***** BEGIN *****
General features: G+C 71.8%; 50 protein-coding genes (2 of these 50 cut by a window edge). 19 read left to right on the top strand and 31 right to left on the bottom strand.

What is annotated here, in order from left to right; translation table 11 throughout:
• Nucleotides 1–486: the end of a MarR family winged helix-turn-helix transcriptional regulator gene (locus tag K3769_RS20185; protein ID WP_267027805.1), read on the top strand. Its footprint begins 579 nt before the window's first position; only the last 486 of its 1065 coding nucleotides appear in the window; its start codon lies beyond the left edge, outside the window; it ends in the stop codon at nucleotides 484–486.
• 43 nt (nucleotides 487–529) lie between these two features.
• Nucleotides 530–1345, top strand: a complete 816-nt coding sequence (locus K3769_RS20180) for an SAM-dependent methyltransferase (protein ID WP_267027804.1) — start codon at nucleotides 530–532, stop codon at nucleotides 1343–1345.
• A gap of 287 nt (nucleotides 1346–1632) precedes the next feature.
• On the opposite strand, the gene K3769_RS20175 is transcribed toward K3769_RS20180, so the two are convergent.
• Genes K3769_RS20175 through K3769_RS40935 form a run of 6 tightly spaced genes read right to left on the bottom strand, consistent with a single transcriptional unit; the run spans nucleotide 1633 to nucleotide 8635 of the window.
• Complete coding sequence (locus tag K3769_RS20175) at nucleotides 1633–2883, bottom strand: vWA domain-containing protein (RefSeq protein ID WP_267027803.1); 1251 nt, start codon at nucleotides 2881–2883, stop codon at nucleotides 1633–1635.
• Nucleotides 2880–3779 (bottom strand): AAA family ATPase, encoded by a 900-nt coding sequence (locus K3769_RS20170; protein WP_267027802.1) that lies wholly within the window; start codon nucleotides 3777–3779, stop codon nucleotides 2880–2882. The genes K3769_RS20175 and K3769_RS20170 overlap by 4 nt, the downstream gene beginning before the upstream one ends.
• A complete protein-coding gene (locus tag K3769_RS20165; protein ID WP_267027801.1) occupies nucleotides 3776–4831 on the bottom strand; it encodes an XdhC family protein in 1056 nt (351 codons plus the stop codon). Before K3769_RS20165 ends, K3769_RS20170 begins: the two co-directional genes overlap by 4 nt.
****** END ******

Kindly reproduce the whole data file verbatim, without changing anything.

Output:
General features: G+C 71.8%; 50 protein-coding genes (2 of these 50 cut by a window edge). 19 read left to right on the top strand and 31 right to left on the bottom strand.

What is annotated here, in order from left to right; translation table 11 throughout:
• Nucleotides 1–486: the end of a MarR family winged helix-turn-helix transcriptional regulator gene (locus tag K3769_RS20185; protein ID WP_267027805.1), read on the top strand. Its footprint begins 579 nt before the window's first position; only the last 486 of its 1065 coding nucleotides appear in the window; its start codon lies beyond the left edge, outside the window; it ends in the stop codon at nucleotides 484–486.
• 43 nt (nucleotides 487–529) lie between these two features.
• Nucleotides 530–1345, top strand: a complete 816-nt coding sequence (locus K3769_RS20180) for an SAM-dependent methyltransferase (protein ID WP_267027804.1) — start codon at nucleotides 530–532, stop codon at nucleotides 1343–1345.
• A gap of 287 nt (nucleotides 1346–1632) precedes the next feature.
• On the opposite strand, the gene K3769_RS20175 is transcribed toward K3769_RS20180, so the two are convergent.
• Genes K3769_RS20175 through K3769_RS40935 form a run of 6 tightly spaced genes read right to left on the bottom strand, consistent with a single transcriptional unit; the run spans nucleotide 1633 to nucleotide 8635 of the window.
• Complete coding sequence (locus tag K3769_RS20175) at nucleotides 1633–2883, bottom strand: vWA domain-containing protein (RefSeq protein ID WP_267027803.1); 1251 nt, start codon at nucleotides 2881–2883, stop codon at nucleotides 1633–1635.
• Nucleotides 2880–3779 (bottom strand): AAA family ATPase, encoded by a 900-nt coding sequence (locus K3769_RS20170; protein WP_267027802.1) that lies wholly within the window; start codon nucleotides 3777–3779, stop codon nucleotides 2880–2882. The genes K3769_RS20175 and K3769_RS20170 overlap by 4 nt, the downstream gene beginning before the upstream one ends.
• A complete protein-coding gene (locus tag K3769_RS20165; protein ID WP_267027801.1) occupies nucleotides 3776–4831 on the bottom strand; it encodes an XdhC family protein in 1056 nt (351 codons plus the stop codon). Before K3769_RS20165 ends, K3769_RS20170 begins: the two co-directional genes overlap by 4 nt.